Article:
There's something delightful about this book. I adore Oscar Wilde's narrative and even his at times puffed up dialogue. Too charming for words. Lord HThere's something delightful about this book. I adore Oscar Wilde's narrative and even his at times puffed up dialogue. Too charming for words. Lord Henry isn't even classically devious; he's perfection in his role as a blase villain, and it's refreshing. He calmly narrates his opinions, which, like a drug or a heavy perfume, deeply affect those who listen, especially Dorian, who is effectively ruined by them. But Henry is ridiculously persuasive.
The book is quite an enthralling exercise in subtle villainy and gradual ruin. I tend to latch onto the mechanics--the art--of how other authors construct conflict, and this is refreshing. I really enjoyed how Wilde handled the story and the characters in a bout of repressed and elegant madness. The ideas that structured it were brilliant, and well executed. The very summary of Dorian's plot is enthralling: A man whose gradual moral corruption is reflected in a portrait? Seriously? How have I never taken a second look at this book?
Because yep, before this year, I didn't know anything about The Picture of Dorian Gray, apart from its title. I have my previous teachers to thank for that, even though I am moderately glad they didn't teach this book when I was in high school. Anyway, needless to say I had to read it after that summary. Summaries usually sound good while the execution in novel form is poor, and there were a few times I was worried, but gah. No, Wilde kept redeeming the story. Dorian is utterly dastardly, and there is something to be said about a protagonist who antagonises himself. How dangerous an exercise this novel must have been in Wilde's time.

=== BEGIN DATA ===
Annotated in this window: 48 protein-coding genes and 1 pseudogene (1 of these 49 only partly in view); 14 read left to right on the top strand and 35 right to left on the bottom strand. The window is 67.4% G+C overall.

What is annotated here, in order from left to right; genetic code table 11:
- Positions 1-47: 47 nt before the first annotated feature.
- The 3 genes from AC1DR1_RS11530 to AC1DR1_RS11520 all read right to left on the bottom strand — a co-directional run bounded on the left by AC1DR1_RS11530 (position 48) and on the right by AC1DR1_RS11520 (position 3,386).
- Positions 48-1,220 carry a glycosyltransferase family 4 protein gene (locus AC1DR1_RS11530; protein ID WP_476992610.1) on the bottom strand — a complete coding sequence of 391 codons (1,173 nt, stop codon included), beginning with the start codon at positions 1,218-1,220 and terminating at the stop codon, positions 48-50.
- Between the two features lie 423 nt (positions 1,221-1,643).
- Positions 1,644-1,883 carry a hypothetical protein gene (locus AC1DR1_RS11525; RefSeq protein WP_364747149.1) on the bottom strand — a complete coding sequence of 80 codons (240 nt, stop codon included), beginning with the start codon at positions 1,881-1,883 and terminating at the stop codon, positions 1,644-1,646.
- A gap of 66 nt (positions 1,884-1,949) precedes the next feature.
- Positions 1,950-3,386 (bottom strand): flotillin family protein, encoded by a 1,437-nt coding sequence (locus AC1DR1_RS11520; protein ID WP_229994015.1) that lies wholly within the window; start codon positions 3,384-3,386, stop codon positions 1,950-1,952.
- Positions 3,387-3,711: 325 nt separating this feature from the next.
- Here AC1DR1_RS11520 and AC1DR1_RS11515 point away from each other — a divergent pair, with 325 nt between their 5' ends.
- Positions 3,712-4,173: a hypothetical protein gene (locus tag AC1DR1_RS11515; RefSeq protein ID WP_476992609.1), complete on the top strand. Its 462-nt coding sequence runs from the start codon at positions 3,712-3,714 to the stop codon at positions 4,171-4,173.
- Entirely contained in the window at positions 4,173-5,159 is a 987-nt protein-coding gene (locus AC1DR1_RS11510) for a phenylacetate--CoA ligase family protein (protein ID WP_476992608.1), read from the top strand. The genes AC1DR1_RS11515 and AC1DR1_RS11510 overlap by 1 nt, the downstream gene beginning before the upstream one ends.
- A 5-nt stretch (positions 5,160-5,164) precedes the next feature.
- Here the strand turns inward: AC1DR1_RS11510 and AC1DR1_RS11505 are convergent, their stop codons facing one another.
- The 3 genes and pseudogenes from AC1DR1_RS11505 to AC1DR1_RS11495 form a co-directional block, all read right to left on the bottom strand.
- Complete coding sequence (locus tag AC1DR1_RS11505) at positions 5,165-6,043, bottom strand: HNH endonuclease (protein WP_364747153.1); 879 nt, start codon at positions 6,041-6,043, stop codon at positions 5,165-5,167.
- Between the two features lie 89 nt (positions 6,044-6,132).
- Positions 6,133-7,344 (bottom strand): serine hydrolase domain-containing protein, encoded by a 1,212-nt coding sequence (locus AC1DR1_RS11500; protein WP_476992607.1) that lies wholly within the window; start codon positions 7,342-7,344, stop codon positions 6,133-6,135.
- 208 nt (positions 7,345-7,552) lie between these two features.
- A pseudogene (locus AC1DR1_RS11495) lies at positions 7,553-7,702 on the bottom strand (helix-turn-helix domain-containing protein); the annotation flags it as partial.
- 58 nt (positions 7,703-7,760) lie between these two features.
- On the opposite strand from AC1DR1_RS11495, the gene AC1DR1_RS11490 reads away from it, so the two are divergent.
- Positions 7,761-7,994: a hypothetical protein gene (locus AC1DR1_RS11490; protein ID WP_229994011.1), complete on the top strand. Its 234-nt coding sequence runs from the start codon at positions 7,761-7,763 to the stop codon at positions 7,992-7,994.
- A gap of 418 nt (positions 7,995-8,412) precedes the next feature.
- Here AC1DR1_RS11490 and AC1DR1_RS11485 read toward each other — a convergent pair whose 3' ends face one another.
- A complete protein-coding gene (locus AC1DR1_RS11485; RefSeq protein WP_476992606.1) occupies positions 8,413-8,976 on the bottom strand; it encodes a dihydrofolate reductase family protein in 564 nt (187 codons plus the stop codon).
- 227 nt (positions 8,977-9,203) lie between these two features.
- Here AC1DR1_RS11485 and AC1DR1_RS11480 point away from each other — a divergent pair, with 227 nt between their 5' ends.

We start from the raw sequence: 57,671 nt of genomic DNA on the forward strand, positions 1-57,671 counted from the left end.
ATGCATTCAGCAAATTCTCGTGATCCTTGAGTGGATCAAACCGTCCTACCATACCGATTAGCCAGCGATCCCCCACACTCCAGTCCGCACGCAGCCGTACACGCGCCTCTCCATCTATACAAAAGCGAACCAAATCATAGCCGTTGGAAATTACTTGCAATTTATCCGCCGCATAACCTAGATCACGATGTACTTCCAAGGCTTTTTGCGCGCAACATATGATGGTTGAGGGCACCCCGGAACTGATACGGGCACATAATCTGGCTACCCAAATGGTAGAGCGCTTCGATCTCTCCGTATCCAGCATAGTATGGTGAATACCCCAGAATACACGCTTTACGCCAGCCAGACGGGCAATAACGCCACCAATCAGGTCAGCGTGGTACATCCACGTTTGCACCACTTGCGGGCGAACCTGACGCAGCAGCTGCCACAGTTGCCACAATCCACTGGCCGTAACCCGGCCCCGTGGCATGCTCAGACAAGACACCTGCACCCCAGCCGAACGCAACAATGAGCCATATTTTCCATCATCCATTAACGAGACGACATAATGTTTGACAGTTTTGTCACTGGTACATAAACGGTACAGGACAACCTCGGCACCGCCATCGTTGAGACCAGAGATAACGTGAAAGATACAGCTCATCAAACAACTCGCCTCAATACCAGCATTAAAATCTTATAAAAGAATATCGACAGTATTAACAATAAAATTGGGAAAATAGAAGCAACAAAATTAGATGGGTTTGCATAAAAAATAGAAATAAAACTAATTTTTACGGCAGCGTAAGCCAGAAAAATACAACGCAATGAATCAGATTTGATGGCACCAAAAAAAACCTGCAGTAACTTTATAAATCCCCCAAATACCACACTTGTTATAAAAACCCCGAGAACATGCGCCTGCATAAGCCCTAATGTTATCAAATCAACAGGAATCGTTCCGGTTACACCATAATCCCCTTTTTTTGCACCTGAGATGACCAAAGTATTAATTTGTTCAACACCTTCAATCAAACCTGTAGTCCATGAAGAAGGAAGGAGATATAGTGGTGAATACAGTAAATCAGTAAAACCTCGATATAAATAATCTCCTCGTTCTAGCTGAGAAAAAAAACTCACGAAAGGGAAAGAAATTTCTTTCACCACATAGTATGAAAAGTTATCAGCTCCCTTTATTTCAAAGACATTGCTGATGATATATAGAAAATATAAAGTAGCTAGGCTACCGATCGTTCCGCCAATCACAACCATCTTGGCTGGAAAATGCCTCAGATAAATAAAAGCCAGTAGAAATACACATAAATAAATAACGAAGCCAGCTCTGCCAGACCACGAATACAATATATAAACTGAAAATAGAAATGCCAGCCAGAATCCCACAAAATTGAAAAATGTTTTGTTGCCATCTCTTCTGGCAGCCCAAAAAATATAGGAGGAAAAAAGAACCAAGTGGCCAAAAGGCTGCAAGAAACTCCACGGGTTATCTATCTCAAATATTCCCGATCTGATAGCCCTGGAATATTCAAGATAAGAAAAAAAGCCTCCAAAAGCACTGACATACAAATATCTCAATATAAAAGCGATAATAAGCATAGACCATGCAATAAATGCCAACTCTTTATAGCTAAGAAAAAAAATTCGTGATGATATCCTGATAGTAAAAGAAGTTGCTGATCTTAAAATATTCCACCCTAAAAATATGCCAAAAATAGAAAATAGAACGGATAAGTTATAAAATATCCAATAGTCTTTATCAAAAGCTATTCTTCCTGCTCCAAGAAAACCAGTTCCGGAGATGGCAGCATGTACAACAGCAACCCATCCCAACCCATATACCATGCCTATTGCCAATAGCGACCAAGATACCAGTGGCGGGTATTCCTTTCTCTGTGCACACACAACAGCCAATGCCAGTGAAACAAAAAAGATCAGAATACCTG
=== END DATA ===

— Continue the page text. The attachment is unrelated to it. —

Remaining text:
So, moral degradation I got, but from the novel's flowery beginning we're a bit misled and don't tend to think, regardless of bad choices in store for our protagonist, that they'll really be all that bad. gah. I was surprised at the extent of Dorian's villainy in a narrative such as this one, and found myself hoping for his death. Its eventual arrival was gratifying, and a fantastic way to end the novel, although I do wish Henry had been able to see the portrait. That Dorian would have exposed his secrets to him as he did Basil; that would've been a crazy scene. Anyway, cripes, this book was really fantastic. 4.5/5. ...more
A quick read that was an exercise in patience; the ending was ultimately unsatisfying after listening to Sarah's family whine and blame a guy who hadA quick read that was an exercise in patience; the ending was ultimately unsatisfying after listening to Sarah's family whine and blame a guy who had absolutely no control over what happened the whole book. Humans are imperfect, and this book is a good yet annoying illustration of the type of people who refuse to forgive such imperfections, yet, were they in his shoes, they would likely demand forgiveness themselves. I understand the emotion that goes hand-in-hand with such unforgiveness and the powerful need to blame someone, but this was just retarded, and all the more so because some people actually act like this in real life. ...more